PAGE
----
With Halloween just around the corner, many of us are preparing costumes for our children or ourselves. From vampires and minions to Jedis and princesses, the possibilities are endless. While most people enjoy in the lighter side of trick-or-treating, attending costume parties, carving pumpkins, and visiting haunted attractions, the origin of Halloween is a day to remember and celebrate the souls of the dead.
The souls of the dead and believing in the paranormal can be a touchy subject in the nursing world. Nursing is a field often filled with superstition, intuition and having the ability to sense approaching crisis. In fact, a good nurse is often seen as someone who not only thinks quickly and rationally, but is good at reading the situation and sensing changes before they show up on scientific monitors.
Most nurses who have ever worked the night shift can tell you stories about unusual happenings, ghost sightings, a phantom ringing bell, or whispers in the dark halls. Lori, a nurse from Alabama, shares her experience in Scrubsmag.
“I had a shivery incident happen to me the other week. We lost a resident that night (she was on hospice, so it was expected), and as I went back down the hall that my office is on, I heard sobbing. I started opening resident doors but could not find the source. It was around 4 a.m. and everyone was sleeping. The last door I opened was one in which no one was assigned, and the room was empty. It didn’t seem as if the sobbing was coming from in there, but when I opened the door the sobbing sort of hiccupped and stopped. No one was in the empty room, and I couldn’t find out where the sobbing was coming from. The scariest part is that I mentioned it to a CNA who has been here for years, and she said that the same thing has happened to her twice, both times when we have had a resident die. I guess a spirit hangs around here and mourns when a resident passes away.”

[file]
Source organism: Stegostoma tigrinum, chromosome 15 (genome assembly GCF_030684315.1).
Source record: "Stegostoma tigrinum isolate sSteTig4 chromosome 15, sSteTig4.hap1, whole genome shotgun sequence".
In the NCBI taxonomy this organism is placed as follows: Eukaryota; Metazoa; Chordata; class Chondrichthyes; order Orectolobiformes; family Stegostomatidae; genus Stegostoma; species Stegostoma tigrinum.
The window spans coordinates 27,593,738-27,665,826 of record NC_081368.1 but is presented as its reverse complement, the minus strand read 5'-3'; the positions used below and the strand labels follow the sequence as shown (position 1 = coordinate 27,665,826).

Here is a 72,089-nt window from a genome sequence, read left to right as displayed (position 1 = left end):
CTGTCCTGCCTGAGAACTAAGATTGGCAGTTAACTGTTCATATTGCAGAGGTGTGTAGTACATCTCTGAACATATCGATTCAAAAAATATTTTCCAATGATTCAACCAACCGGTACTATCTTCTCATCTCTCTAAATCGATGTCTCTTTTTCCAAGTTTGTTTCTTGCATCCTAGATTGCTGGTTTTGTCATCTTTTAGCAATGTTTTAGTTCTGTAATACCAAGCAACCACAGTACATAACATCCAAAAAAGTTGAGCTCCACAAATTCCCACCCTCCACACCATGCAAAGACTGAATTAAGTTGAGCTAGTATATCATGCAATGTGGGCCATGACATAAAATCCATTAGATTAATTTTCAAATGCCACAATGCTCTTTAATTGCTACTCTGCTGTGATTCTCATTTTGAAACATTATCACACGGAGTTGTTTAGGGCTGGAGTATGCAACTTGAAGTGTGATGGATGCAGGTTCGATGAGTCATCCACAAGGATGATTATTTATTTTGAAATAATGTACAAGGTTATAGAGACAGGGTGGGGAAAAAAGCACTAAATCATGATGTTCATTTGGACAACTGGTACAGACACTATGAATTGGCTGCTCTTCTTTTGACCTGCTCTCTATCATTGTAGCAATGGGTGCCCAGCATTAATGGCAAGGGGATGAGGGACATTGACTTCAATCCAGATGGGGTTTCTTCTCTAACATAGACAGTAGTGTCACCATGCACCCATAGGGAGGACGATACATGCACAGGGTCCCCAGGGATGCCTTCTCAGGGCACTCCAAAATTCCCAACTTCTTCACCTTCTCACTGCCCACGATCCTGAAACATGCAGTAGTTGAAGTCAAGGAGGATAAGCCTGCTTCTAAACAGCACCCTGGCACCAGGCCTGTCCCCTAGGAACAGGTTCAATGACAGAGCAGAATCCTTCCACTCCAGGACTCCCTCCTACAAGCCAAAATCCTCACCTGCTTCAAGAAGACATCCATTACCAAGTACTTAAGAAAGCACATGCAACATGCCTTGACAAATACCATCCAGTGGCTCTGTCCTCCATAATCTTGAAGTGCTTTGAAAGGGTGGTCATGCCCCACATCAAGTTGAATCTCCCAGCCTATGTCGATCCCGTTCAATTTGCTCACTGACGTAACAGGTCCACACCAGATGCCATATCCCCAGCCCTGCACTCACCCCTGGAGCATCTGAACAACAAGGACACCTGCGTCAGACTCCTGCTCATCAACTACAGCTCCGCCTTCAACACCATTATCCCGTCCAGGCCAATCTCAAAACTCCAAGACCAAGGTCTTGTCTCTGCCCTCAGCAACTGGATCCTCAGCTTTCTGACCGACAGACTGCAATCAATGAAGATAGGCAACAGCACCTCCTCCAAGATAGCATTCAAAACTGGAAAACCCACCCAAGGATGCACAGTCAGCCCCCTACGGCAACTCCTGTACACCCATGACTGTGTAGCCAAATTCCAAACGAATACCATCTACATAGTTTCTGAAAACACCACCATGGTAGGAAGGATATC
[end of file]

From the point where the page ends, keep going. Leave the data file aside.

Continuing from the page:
As healthcare professionals who deal with life and death on a regular basis, it’s no surprise that many nurses naturally consider questions regarding the souls of patients who pass. Where does the soul go? Can the unexplained noises and whispers be the ghosts of patients past? Do patients who die at a facility come back to check in on us or haunt current patients? For those of us working in palliative or hospice care, death doesn’t surprise or scare us, but the thought of ghost encounters in the wee night hours will always be a little intimidating.
Have you experienced any freaky encounters on your shifts?
We’d love to hear about it in the comments below.
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